Tuesday, March 08, 2005

The best country music is made for rock fans...

Over the past few years, I've developed an increasing interest in country music. Not the stuff coming out of Nashville these days. Not Faith Hill or Shania Twain or any of the the other big Nashville names that amount to little more than pop with a twang. I went back to when country music was really country. The Carter Family and Roy Acuff to Bob Wills (who mixed elements of jazz into his Texas swing without being anything short of a true country artist) to Hank Williams and Lefty Frizzell (the man with a voice like a slide guitar) and even to some of the rockabilly crossover of Carl Perkins and Johnny Cash.

But beginning in the early 60s, country music takes a bad artistic turn. Nashville acts trade a lot of the stripped down honesty that makes the music resonate with people across genres and generations for a slicker pop approach. It didn't happen all at once. There was still good country music coming out of Nashville (Dolly Parton's Just Because I'm a Woman, for example), but from that point it began to slip slowly away from its roots. Even solid albums by Johnny Cash and Merle Haggard appealed at least as much to rock audiences as to country audiences. But something else happened in the late 60s: Rock artists started dabbling more in country music. Of course rock always had country roots, but the British Invasion and Motown had put the country elements on the back-burner. In the 60s, there was a return to roots music among rock musicians though. Country, blues and folk all found themselves reworked into a rock context. While blues and folk have always seemed to maintain their own identity apart from how rock used them, country was losing its identity at this time. Dylan, the Dead, and the Byrds were all putting out more credible country than Nashville. Gram Parsons might have recorded the best country music of the 70s, but it wasn't coming out of Nashville and selling to the typical country music demographic. It was coming out of southern California and selling to rock fans. In the 80s, Dwight Yoakum was playing punk clubs regularly, but was a Nashville outsider.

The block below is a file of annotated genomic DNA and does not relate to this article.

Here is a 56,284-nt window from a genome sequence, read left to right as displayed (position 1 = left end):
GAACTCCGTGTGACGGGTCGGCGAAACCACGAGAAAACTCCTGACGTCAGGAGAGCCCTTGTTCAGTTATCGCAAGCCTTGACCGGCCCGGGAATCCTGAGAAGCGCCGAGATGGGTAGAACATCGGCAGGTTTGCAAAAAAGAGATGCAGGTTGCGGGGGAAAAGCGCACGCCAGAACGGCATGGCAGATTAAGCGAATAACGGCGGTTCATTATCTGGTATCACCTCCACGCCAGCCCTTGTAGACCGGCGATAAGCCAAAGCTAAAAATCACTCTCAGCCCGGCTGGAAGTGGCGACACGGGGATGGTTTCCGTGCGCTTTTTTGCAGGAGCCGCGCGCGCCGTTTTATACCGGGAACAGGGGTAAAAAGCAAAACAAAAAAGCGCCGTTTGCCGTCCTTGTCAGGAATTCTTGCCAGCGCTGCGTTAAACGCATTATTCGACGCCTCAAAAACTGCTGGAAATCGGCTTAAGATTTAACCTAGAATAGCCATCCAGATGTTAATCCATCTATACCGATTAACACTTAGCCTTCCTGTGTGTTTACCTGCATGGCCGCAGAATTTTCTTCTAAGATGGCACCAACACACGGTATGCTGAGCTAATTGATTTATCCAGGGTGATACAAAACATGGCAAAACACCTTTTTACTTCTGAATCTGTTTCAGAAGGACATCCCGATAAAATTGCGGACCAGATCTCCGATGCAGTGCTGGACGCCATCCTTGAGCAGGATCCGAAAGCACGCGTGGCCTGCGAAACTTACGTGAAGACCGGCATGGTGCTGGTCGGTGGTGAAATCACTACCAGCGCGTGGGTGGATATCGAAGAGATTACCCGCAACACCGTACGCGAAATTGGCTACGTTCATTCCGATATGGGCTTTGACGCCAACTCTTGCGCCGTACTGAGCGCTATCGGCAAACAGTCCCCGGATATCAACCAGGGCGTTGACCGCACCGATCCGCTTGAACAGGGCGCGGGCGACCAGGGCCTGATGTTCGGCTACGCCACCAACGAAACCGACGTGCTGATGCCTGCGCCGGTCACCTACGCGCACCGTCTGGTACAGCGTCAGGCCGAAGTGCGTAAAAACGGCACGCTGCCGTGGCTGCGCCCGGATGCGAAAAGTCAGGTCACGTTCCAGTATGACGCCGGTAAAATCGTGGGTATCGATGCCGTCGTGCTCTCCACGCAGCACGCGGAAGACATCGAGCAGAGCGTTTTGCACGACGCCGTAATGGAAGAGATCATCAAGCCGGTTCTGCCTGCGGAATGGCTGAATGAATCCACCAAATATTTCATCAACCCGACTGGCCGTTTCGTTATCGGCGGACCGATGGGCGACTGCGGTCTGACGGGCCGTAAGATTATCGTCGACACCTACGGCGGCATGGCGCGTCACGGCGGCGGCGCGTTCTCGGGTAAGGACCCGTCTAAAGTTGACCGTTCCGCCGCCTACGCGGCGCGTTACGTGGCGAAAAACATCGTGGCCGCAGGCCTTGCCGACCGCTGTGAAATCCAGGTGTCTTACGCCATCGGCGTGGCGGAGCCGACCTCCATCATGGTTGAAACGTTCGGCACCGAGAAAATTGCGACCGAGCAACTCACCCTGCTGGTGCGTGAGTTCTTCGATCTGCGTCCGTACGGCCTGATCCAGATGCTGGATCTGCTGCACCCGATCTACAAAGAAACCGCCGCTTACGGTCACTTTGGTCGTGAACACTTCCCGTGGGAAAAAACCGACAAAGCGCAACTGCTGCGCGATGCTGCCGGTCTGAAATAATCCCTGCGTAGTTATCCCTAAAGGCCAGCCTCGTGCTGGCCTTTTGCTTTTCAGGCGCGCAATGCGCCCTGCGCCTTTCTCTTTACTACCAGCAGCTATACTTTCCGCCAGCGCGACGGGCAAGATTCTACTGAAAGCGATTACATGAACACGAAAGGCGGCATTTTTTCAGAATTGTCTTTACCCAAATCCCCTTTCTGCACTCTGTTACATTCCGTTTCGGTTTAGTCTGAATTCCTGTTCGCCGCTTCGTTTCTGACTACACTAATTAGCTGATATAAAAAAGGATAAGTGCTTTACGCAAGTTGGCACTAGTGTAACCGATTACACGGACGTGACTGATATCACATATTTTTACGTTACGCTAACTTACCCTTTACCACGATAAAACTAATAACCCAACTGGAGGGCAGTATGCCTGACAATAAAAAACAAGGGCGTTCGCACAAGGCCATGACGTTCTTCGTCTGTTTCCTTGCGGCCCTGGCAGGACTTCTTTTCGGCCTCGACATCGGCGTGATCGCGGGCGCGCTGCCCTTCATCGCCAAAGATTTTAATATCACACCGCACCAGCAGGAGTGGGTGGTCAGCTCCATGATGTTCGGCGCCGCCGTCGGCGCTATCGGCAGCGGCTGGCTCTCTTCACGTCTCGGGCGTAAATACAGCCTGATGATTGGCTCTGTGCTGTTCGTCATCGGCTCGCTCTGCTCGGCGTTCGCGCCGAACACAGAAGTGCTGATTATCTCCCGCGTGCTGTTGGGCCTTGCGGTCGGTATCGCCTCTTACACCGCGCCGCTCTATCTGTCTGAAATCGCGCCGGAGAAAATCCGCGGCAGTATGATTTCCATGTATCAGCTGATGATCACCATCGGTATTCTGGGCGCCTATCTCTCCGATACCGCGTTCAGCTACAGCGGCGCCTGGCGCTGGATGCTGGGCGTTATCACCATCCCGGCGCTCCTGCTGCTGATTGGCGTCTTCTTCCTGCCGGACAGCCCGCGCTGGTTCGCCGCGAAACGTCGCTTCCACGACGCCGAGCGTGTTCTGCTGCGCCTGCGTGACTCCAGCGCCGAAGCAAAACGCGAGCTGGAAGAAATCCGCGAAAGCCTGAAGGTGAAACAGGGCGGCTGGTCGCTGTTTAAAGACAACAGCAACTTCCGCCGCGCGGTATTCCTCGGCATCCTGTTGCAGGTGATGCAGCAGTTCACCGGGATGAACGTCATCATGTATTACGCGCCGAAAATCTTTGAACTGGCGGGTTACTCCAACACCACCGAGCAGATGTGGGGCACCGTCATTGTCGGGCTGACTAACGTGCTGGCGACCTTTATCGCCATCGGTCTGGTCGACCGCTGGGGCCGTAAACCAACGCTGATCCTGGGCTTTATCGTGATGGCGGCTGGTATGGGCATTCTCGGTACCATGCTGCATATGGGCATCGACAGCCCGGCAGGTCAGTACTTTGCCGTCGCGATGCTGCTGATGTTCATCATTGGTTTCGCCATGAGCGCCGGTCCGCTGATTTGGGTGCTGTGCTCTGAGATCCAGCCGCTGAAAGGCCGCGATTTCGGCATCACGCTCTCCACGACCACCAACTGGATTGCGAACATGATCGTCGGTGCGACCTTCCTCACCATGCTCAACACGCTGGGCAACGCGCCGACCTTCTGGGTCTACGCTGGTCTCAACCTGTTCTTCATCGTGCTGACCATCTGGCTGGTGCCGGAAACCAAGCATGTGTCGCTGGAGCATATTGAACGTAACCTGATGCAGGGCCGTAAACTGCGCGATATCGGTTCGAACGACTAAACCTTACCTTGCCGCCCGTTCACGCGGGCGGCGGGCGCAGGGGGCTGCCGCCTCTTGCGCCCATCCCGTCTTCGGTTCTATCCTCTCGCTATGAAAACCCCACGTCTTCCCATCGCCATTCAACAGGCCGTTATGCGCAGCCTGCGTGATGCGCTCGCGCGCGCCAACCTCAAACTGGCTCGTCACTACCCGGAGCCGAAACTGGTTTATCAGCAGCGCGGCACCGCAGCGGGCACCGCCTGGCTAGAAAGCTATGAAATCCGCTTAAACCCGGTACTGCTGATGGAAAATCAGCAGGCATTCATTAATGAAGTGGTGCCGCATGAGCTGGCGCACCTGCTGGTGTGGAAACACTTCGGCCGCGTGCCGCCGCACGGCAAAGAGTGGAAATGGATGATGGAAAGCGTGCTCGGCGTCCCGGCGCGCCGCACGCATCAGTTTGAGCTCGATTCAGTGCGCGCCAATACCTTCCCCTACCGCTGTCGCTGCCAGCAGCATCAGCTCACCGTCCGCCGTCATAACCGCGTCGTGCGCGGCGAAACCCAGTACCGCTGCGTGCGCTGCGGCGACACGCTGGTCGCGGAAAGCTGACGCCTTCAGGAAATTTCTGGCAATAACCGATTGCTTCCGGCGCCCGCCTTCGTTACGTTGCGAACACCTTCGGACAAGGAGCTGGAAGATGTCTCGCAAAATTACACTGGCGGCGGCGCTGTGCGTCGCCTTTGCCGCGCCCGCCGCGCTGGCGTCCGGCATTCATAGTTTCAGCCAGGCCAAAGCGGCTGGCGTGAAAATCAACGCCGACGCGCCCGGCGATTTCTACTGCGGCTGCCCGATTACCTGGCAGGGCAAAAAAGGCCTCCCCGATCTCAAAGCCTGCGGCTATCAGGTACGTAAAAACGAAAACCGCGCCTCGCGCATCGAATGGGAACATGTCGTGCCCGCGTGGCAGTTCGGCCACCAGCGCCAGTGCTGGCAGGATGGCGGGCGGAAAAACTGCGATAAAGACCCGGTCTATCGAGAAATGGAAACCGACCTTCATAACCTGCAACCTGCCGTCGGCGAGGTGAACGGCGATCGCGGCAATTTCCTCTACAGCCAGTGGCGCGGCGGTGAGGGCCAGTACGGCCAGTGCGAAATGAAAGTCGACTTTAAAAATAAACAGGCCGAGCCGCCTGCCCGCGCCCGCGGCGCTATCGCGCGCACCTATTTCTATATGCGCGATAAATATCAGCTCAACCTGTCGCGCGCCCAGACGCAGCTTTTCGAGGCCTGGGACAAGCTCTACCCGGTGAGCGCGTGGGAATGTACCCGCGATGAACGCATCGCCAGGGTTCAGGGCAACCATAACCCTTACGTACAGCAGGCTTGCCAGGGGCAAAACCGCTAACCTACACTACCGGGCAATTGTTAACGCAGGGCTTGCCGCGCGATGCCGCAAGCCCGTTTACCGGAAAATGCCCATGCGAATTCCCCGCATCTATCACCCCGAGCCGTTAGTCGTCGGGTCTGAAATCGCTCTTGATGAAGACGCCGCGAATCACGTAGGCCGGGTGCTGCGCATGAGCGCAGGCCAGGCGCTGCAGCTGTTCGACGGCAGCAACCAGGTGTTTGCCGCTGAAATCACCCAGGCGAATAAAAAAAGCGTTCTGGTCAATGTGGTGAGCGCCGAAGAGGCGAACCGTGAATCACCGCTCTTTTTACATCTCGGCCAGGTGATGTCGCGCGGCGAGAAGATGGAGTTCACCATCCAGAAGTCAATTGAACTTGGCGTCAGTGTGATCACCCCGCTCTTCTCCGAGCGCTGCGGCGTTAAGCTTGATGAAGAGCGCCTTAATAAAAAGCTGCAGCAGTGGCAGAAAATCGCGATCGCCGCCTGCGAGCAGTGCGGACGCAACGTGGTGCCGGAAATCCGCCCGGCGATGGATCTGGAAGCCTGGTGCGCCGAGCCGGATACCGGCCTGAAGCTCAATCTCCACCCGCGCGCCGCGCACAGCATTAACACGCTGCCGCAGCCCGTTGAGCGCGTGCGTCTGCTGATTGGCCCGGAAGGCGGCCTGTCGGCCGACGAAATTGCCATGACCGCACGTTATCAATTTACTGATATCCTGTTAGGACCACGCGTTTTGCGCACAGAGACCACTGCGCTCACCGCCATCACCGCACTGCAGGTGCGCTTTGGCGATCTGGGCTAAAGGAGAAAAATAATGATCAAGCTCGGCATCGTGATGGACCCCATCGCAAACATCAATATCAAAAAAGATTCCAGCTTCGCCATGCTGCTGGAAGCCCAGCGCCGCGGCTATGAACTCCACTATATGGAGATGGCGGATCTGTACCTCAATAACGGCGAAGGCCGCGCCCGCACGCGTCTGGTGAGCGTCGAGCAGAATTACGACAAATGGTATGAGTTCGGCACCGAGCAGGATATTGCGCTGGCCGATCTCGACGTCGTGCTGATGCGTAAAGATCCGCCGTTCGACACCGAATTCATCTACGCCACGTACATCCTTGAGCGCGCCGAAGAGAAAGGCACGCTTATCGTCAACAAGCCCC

This trend continues today. Americana and No Depression albums from Son Volt and the Jayhawks are being sold to and bought by rock fans. The same is true Johnny Cash's American Recordings albums. Lesser known artists like the Be Good Tanyas (their Chinatown album is the best country album I've heard in a long time) have a similar audience. Loretta Lynn's most vital album in years was a collaboration with the White Stripes' Jack White. Since the 60s, the best country music really is made for rock fans.

Why is this? I think the simple explanation is this: Country music, as its known today, has lost sight of its roots. The stuff coming out of Nashville is really no different than the stuff being written for Britney Spears or N Sync. Sure the arrangements are different and the lyrics appeal to the typical "America, love it or leave it"/Bible Belt mentality of the target audience, but the music is just pop with country accents. There's not much Hank Williams or Roy Acuff in Nashville today. On the other hand, rock has often at least had sub-genres that explore roots music. Maybe that's because rock is an amalgamation of other music and it can't lose sight of its roots. Or maybe there just hasn't been enough time for that to occur. Afterall, it took country 30+ years to really begin it's decline and even then it didn't just collapse all at once. If the country model holds true, it should be happening to rock now, so we better watch out!

Note: This whole thing came out of a conversation I had with Chuck some time ago. I think the point about the best country music being made for rock fans was first articulated by him, so to be fair, I thought I should give him some credit.


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